As regards the consideration of “the difficulty (if any) of obtaining the evidence without impropriety or contravention of an Australian law”, the High Court stated at :
[W]here the impropriety or illegality involved in obtaining the evidence is deliberate or reckless (factor (e)), proof that it would have been difficult to obtain the evidence lawfully will ordinarily weigh against admission. By contrast, where the impropriety or illegality was neither deliberate nor reckless, the difficulty of obtaining the evidence lawfully is likely to be a neutral consideration. The assumption on which the parties and the Courts below proceeded, that proof that it would have been difficult to lawfully obtain the surveillance evidence was a factor which weighed in favour of admitting evidence obtained in deliberate defiance of the law, inverts the policy of the exclusion for which s 138 provides.
Section 146 Evidence produced by processes, machines and other devices
An example of the application of this provision is the Victorian Court of Appeal judgment in Stevenson v The Queen  VSCA 27. In order to prove that the applicant was aware that the complainant was 15 years old, the prosecution tendered screenshots of “posts” from the complainant’s Facebook account. In one post, the complainant’s sister wrote that the complainant “is 15”. A subsequent post was purportedly sent by the applicant and the jury were asked to infer that he would have read the earlier post by the complainant’s sister. In order to prove when the posts were actually written, the prosecution relied upon screenshots of a “speech bubble displaying the date and time” of each post (where a police officer testified that the speech bubble appeared when a cursor was placed over a symbol appearing immediately below the post). Croucher AJA (Whelan and Kyrou JJA agreeing) held at – that this provision could be utilized to prove when the posts were written:
… Given the definitions of “document” and “information”, the Facebook posts showing the dates and times in the speech bubbles were “documents” in that they were records of information (meaning information in the form of “data, text or images”) from which “images or writings could be reproduced with or without the aid of anything else” – the reproduction in this case being with the aid of the informant hovering the cursor over the “3y” symbol.
In the terms of s 146(1), the document containing those dates was produced wholly or partly by a computer device or process and was tendered by the Crown, who asserted that, in producing the document, the computer device or process produced a particular outcome – namely, the disclosure of a date and time that the post in the document was sent.
Further, employing the language of s 146(2), it was reasonably open to find that the computer device or process was one that, or was of a kind that, if properly used, ordinarily produces that outcome, such that it was presumed (unless evidence sufficient to raise a doubt about the presumption was adduced) that, in producing the document containing those dates and times on the occasion in question, the computer device or process produced that outcome.
In the absence of expert evidence challenging, in a material way, the accurate workings of the Facebook system of recording the dates and times of posts, the Court of Appeal was not persuaded that there was evidence sufficient to raise a doubt about the presumption (Croucher AJA at ).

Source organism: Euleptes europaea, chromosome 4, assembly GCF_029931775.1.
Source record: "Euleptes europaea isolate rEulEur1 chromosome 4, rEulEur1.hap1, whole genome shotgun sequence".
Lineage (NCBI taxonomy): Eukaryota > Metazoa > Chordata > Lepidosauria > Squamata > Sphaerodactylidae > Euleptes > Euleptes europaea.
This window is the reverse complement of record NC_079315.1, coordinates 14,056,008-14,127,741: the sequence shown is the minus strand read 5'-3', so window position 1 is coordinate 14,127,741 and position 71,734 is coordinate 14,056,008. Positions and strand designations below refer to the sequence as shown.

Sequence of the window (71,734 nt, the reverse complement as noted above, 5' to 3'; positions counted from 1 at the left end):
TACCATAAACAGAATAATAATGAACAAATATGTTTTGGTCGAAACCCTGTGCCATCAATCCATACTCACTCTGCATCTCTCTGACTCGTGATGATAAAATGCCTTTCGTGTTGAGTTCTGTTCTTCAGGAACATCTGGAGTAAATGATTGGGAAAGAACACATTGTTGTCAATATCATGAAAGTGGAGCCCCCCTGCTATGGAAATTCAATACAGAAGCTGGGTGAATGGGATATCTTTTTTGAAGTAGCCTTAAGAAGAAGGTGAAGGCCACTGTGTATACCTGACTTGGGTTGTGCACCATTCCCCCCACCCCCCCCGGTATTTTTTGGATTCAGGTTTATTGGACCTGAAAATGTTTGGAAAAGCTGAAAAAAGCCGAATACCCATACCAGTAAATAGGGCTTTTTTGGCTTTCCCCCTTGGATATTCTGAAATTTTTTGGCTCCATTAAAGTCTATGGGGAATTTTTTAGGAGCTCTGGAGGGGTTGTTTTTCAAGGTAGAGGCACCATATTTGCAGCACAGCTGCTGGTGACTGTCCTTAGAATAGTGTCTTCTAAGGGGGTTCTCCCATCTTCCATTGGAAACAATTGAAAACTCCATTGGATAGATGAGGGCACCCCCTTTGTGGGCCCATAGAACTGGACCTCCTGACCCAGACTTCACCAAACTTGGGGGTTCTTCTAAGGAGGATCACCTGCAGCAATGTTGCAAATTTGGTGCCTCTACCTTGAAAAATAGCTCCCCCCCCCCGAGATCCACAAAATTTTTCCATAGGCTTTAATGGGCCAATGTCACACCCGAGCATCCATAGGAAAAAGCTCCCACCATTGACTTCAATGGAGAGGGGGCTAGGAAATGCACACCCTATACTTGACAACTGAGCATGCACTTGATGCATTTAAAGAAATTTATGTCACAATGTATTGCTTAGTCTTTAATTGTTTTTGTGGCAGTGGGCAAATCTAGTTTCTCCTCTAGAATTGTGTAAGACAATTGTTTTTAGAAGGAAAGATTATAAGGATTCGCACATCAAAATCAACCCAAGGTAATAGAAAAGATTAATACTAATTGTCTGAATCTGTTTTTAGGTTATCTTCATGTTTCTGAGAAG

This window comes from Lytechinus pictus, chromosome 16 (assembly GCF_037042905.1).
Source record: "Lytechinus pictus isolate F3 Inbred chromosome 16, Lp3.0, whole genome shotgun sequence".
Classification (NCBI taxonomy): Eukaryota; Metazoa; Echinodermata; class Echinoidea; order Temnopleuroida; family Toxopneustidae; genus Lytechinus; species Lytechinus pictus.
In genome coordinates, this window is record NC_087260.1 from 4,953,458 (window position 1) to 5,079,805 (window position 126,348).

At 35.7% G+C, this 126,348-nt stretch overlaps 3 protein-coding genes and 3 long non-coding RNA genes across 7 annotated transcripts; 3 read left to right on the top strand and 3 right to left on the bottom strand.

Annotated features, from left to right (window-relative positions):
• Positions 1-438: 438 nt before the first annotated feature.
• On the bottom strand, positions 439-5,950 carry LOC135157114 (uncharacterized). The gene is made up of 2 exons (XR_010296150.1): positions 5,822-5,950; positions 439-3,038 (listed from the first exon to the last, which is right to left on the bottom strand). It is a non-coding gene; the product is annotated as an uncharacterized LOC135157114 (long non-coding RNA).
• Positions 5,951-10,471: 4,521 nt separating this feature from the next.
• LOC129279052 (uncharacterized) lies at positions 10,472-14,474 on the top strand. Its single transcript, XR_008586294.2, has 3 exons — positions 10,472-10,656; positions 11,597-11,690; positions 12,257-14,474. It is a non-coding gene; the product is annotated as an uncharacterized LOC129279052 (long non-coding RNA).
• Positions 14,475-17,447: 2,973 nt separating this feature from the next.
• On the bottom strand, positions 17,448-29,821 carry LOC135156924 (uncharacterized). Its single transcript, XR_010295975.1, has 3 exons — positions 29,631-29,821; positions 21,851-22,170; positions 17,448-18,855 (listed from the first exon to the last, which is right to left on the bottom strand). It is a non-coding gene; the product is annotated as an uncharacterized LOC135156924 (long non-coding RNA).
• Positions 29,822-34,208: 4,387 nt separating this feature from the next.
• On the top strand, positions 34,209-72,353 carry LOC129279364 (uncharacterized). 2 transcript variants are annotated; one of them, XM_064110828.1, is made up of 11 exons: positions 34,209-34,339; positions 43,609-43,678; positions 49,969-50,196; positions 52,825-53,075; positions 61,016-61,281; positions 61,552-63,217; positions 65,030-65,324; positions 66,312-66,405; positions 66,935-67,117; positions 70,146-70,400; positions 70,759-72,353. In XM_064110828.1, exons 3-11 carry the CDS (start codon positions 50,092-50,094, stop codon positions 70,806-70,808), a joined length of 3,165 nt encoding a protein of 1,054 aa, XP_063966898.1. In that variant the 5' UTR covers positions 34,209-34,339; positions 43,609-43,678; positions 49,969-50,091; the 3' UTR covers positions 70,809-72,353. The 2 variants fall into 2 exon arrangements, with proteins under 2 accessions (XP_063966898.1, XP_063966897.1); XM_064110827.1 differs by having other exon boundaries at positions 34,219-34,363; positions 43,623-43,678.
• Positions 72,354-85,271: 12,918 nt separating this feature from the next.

Section 161 Electronic communications
An example of the application of this provision is the Victorian Court of Appeal judgment in Stevenson v The Queen  VSCA 27. In order to prove that the applicant was aware that the complainant was 15 years old, the prosecution tendered screenshots of “posts” from the complainant’s Facebook account. In one post, the complainant’s sister wrote that the complainant “is 15”. A subsequent post was purportedly sent by the applicant and the jury were asked to infer that he would have read the earlier post by the complainant’s sister. In order to prove when the posts were actually written, the prosecution relied upon screenshots of a “speech bubble displaying the date and time” of each post (where a police officer testified that the speech bubble appeared when a cursor was placed over a symbol appearing immediately below the post). Croucher AJA (Whelan and Kyrou JJA agreeing) held at – that the evidence was admissible pursuant to this provision:
[T]he Facebook posts showing the dates and times in the speech bubbles were “documents” in that they were records of information (meaning information in the form of “data, text or images”) from which “images or writings could be reproduced with or without the aid of anything else” – the reproduction again being with the aid of the cursor hovering over the “3y” symbol.
Contrary to the submission of the applicant’s counsel, it matters not that the dates and times may have been assertions made by Facebook “extraneous to the communication made by the applicant” or that they required, for their production, the actions of the informant to place the cursor over the “3y” symbol.
Instead, applying the terms of the preamble to s 161(1), the Facebook posts purported to contain records of “electronic communications”, being “communication of information in the form of data, text or images by means of guided or unguided electromagnetic energy, or both”. That definition, in my opinion, is apt to capture the information concerning dates and times of posts displayed when the cursor is placed over the “3y” symbol. In those circumstances, pursuant to s 161(1)(c), it was presumed (unless evidence sufficient to raise a doubt about the presumption was adduced) that the communication was sent or made on the day on which, and the time at which, it appears from the document to have been sent or made. Thus, contrary to the applicant’s submission, it is irrelevant whether it could or could not be established that the applicant’s communication was imparted to or exchanged with another. Instead, it was enough, for the purposes of s 161(1)(c), that the communication had been “sent”.